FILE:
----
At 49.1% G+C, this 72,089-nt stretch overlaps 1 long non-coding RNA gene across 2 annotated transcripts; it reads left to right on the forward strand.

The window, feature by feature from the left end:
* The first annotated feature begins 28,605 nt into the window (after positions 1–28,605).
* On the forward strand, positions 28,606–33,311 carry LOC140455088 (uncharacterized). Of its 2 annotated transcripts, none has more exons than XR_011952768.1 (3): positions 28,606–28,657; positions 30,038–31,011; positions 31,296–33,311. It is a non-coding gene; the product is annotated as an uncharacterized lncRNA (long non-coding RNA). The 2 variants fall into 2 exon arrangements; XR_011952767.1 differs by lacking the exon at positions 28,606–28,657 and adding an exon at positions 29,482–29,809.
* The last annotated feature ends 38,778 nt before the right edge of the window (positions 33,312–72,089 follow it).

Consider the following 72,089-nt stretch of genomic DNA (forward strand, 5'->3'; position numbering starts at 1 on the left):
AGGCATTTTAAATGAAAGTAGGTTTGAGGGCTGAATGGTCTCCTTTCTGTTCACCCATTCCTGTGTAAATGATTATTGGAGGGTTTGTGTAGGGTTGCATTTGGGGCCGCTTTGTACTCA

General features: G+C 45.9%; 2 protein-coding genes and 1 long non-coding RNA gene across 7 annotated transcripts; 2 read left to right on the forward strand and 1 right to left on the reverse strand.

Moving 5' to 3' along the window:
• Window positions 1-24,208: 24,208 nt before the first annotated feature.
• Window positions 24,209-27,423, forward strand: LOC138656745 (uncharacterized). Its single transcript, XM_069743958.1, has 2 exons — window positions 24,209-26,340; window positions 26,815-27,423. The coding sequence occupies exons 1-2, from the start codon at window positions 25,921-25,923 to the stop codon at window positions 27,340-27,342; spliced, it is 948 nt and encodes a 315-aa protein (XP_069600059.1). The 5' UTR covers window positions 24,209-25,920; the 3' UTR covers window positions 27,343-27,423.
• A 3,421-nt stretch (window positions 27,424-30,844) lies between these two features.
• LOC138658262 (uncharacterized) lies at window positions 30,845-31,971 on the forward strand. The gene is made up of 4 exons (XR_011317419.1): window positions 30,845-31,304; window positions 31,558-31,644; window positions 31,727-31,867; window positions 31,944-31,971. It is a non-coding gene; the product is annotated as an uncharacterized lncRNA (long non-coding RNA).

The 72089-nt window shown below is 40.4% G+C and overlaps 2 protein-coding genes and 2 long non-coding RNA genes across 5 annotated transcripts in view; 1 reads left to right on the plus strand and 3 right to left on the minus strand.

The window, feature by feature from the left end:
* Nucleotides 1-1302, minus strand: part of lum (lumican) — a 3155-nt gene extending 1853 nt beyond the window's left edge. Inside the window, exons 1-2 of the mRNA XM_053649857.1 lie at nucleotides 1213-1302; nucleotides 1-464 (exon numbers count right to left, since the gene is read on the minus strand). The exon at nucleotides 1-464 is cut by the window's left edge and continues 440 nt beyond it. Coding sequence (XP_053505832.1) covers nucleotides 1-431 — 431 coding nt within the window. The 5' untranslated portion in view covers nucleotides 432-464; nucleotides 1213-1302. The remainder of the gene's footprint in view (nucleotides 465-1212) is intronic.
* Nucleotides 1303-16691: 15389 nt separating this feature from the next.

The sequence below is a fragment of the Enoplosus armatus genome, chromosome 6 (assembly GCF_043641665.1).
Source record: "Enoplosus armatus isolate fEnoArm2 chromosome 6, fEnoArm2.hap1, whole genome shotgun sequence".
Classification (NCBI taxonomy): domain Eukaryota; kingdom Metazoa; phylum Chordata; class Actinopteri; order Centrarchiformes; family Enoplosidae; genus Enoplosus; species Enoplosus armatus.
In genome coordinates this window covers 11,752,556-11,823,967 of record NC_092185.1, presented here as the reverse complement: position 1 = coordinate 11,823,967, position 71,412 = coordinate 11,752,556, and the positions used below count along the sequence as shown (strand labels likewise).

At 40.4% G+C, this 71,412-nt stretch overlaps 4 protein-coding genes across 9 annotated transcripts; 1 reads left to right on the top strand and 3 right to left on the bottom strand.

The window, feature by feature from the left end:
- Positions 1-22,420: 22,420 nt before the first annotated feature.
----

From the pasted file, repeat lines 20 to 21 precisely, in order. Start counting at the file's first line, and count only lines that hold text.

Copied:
Classification (NCBI taxonomy): domain Eukaryota; kingdom Metazoa; phylum Chordata; class Actinopteri; order Centrarchiformes; family Enoplosidae; genus Enoplosus; species Enoplosus armatus.
In genome coordinates this window covers 11,752,556-11,823,967 of record NC_092185.1, presented here as the reverse complement: position 1 = coordinate 11,823,967, position 71,412 = coordinate 11,752,556, and the positions used below count along the sequence as shown (strand labels likewise).